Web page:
The price of nickel is relatively low. In real terms – that is the price corrected before inflation – the nickel price is now at an identical level as the price in 2002-2003. That is just before China got a truly dominant role in the nickel market. And since 2003 it went fast. The demand for nickel from China exploded and the price increased significantly. The nickel price reached a peak of nearly USD 45.000/t in 2007, but this level turned out to be untenable. The 2008-2009 crisis caused a collapse and the nickel price lost 50% of its value in less than a year. Now the price is on average USD 9.783/t. Three countries dictate market trends and all three of these countries are in Asia. China is one of them; the other two are the Philippines and Indonesia. Together, these three countries have a share of 34% in the total mining production of iron ore.
In the Philippines
It seemed like the nickel price was going to recover steadily. By the end of 2016, a Philippine minister had commissioned to close half of the number of open-pit mines in the country to comply with environmental directives. Since the Philippines have a share of 22% in global nickel ore production, the measure caused a price acceleration. Such a reduction in the supply of ore causes a lot of scarcity. However, the optimism was short-lived.
Already in 2014, the government in Indonesia had tied down the export of raw nickel ore to stimulate the economy. No nickel ore could leave the county and since it has a share of 7% in the global nickel ore production, it had a significant impact on the global supply and demand balance and thus on the price. But in the beginning of 2017 the export restriction was unexpectedly eliminated, resulting in an oversupply of nickel ore on the global market. The price collapsed. Meanwhile (May 2017) in the Philippines, the Minister of environment, who gave the order to close the mines, was replaced. Her replacement appears much less strict. The expectation is that there will not be more closures of mines, and perhaps the earlier closures will be cancelled. In short, the supply can increase again and this perspective pushes the sentiment in the nickel market.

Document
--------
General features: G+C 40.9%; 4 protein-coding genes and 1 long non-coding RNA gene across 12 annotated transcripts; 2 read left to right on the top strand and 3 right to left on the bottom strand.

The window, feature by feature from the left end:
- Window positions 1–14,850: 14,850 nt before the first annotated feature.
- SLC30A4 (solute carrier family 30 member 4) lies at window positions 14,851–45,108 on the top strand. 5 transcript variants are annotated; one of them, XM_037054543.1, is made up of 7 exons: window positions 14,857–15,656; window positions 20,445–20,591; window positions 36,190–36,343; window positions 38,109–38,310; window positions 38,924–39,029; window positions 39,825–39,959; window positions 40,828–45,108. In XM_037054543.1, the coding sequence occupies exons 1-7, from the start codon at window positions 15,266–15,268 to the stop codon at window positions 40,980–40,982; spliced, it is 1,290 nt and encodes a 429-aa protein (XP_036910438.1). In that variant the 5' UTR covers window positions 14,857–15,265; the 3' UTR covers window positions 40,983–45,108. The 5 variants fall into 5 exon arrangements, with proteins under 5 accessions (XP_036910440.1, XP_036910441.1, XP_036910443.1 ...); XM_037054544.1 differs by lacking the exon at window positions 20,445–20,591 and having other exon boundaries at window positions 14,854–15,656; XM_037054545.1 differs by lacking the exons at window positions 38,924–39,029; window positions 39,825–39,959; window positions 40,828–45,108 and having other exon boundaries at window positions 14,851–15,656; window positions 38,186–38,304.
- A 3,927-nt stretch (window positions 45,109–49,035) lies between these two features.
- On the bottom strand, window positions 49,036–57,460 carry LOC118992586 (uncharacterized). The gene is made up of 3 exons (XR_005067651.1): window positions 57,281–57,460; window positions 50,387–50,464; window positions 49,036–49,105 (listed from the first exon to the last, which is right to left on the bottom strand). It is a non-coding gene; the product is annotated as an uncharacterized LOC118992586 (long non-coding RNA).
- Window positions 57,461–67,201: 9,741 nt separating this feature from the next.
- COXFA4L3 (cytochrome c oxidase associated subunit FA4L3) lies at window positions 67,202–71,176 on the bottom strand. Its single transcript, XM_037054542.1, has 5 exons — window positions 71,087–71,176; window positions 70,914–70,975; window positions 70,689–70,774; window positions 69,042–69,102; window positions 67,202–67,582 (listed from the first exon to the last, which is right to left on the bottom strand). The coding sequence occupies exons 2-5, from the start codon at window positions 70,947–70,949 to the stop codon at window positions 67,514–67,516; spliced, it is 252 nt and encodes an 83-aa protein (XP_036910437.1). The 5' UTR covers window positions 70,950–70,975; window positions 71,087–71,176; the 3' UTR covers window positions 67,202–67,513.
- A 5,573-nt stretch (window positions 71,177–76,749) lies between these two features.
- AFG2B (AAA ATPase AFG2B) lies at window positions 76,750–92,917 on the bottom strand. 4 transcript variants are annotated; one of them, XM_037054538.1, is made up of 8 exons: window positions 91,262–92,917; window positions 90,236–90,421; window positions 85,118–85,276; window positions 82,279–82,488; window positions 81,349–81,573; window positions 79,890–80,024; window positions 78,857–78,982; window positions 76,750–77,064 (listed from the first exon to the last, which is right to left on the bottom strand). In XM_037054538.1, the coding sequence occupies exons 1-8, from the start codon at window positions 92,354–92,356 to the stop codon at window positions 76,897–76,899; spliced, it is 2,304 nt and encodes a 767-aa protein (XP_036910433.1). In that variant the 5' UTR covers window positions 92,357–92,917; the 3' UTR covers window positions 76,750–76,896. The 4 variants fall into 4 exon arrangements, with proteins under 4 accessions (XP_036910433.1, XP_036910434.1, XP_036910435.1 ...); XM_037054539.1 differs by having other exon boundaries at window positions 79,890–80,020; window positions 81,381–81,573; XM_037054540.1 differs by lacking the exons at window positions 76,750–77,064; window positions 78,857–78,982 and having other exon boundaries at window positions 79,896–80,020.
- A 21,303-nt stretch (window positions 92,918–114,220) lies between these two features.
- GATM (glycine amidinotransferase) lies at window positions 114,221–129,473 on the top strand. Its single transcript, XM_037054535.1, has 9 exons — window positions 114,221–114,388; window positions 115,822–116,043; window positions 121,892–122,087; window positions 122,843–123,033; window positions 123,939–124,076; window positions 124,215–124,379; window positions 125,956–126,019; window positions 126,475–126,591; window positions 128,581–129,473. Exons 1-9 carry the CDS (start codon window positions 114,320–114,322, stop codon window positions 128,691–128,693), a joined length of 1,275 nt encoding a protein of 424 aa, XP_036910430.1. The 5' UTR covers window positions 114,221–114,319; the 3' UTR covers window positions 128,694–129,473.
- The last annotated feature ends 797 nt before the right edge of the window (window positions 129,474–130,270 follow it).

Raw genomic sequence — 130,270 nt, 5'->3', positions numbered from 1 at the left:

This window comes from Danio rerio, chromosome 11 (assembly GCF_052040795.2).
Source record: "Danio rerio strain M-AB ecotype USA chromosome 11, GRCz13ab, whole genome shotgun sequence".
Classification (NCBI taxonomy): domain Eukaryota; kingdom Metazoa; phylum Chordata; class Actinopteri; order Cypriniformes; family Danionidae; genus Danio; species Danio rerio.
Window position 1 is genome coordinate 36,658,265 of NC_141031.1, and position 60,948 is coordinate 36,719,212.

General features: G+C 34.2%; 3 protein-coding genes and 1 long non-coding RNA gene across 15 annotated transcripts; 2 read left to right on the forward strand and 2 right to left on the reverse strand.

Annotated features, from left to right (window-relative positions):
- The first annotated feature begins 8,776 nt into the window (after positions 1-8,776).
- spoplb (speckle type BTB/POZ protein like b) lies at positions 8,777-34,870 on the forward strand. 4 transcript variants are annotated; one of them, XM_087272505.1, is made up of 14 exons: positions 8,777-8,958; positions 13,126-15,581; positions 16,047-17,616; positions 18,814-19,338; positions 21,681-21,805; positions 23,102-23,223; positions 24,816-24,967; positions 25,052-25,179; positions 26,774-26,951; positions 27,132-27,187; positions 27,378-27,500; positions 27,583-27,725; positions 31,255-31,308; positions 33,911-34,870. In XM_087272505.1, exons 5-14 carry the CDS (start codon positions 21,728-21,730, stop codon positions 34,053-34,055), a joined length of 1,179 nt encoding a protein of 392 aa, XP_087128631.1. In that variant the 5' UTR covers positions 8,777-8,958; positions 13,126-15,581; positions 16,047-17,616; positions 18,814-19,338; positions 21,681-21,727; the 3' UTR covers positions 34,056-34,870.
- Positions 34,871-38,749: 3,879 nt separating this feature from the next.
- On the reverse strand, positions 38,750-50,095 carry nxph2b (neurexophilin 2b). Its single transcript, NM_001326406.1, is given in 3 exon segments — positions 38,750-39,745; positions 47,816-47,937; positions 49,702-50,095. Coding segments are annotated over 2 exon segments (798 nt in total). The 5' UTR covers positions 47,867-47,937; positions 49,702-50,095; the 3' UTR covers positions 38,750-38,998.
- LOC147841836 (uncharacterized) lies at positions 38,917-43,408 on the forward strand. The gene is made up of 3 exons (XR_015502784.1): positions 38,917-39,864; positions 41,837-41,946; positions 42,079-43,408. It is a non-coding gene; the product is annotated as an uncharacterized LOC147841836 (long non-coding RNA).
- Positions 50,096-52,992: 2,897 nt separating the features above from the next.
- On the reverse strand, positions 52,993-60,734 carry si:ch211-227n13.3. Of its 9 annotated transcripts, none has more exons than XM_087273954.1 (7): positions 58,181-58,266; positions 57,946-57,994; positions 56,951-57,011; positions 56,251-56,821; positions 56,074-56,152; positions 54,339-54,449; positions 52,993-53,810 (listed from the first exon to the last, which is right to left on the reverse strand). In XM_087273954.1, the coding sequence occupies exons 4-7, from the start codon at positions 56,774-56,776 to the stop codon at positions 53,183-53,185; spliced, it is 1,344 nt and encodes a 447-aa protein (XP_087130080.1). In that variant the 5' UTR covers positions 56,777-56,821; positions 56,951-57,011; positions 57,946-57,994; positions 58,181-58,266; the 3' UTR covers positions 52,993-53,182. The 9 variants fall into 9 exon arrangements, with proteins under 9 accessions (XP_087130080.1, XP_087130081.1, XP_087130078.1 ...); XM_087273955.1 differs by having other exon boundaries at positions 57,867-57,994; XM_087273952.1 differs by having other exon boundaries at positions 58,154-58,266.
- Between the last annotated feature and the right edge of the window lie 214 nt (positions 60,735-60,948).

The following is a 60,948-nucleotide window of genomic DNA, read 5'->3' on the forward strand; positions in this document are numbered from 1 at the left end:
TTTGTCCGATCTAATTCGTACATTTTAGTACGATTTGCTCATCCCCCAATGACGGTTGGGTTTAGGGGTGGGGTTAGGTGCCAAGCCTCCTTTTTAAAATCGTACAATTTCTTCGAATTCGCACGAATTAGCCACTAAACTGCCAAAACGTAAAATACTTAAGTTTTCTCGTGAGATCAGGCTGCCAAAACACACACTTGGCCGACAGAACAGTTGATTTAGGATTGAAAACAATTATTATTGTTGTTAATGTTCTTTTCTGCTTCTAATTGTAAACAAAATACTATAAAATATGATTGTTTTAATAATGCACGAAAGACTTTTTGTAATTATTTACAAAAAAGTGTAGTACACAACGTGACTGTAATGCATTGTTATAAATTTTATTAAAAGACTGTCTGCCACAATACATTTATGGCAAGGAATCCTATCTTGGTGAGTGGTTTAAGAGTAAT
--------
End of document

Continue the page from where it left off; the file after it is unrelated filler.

Approximately 65% of the nickel ore is further processed upstream in the stainless steel sector. China is the big user here and the stainless steel is currently weak. The demand stays behind, the stainless steel prices decrease and the sentiment is negative. However, it is positive that stocks at traders and stainless steel plants have sharply decreased, but this only has an inhibitory effect on the price decline. In short, the relatively low price is also a reflection of the low confidence of stakeholders in the nickel market. The movements in nickel prices are now more politically driven, in the longer term the image is something different. The global supply and demand balance up to 2019 indicates a shortage of nickel. There is definitely a price-boosting effect in the coming years.
Source: ABN AMRO – Insights